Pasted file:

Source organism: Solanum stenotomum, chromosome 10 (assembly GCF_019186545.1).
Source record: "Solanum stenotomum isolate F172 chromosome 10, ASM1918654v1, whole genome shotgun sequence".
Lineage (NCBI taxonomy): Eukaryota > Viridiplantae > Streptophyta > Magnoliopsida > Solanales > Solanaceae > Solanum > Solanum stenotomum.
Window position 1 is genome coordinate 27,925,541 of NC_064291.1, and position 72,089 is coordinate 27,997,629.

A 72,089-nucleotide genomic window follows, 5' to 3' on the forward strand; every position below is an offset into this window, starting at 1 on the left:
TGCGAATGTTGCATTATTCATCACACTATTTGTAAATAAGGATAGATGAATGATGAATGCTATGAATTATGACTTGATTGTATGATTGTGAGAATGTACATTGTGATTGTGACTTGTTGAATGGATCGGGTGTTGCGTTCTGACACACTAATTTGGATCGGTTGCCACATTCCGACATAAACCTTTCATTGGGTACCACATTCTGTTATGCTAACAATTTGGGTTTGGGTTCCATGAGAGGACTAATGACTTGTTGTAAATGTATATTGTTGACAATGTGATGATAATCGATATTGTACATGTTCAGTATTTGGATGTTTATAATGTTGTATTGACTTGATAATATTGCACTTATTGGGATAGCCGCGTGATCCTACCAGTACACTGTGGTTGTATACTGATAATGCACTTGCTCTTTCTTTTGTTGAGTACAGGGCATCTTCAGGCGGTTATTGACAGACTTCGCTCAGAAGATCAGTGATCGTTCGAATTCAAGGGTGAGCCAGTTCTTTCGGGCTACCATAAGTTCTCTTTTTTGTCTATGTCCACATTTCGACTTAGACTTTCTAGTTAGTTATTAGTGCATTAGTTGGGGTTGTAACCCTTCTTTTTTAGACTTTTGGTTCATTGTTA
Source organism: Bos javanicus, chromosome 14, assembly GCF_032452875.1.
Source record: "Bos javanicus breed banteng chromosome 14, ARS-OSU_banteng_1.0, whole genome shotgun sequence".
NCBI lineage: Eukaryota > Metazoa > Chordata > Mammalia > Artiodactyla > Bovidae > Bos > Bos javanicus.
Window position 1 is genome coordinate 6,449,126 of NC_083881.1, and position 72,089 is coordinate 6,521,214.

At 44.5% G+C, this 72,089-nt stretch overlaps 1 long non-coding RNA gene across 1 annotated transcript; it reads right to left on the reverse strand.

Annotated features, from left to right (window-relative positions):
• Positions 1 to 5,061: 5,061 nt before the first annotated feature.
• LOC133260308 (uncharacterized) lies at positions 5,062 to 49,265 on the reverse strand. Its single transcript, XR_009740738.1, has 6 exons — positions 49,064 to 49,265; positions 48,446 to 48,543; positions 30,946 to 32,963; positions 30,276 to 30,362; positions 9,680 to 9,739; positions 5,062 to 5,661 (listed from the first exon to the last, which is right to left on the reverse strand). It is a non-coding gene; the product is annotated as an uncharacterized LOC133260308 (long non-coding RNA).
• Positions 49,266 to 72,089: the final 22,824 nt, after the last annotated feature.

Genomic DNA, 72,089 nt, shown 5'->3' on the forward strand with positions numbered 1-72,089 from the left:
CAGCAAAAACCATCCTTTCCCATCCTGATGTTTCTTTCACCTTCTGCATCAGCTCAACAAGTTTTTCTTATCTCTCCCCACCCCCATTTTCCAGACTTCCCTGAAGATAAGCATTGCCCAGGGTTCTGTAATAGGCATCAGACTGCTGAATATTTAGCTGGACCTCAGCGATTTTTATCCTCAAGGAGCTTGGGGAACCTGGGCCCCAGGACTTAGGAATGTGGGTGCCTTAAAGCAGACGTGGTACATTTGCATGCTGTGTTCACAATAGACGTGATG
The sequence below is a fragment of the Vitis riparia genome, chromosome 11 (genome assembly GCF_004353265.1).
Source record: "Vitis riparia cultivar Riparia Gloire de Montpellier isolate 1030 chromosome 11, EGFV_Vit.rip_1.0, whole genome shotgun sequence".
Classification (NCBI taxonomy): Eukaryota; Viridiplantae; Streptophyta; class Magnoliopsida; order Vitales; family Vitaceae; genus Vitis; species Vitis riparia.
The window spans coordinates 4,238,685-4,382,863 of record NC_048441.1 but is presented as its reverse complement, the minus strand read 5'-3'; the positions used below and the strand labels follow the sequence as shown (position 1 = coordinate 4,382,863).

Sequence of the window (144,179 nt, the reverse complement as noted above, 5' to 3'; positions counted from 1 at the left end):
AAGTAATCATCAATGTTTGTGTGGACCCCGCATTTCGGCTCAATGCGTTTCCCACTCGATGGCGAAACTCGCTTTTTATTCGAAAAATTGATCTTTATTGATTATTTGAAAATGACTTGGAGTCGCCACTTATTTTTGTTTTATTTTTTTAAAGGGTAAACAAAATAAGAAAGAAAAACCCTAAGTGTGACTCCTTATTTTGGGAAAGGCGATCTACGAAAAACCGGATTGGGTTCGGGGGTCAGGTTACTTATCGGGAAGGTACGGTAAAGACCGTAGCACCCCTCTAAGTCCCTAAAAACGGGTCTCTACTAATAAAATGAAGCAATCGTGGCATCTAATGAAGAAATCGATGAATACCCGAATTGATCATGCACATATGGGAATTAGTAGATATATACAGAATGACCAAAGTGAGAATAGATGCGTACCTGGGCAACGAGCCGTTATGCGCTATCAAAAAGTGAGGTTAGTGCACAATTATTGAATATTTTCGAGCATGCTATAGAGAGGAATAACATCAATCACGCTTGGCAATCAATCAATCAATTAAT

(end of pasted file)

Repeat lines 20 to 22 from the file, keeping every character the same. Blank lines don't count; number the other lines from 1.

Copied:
Classification (NCBI taxonomy): Eukaryota; Viridiplantae; Streptophyta; class Magnoliopsida; order Vitales; family Vitaceae; genus Vitis; species Vitis riparia.
The window spans coordinates 4,238,685-4,382,863 of record NC_048441.1 but is presented as its reverse complement, the minus strand read 5'-3'; the positions used below and the strand labels follow the sequence as shown (position 1 = coordinate 4,382,863).

Sequence of the window (144,179 nt, the reverse complement as noted above, 5' to 3'; positions counted from 1 at the left end):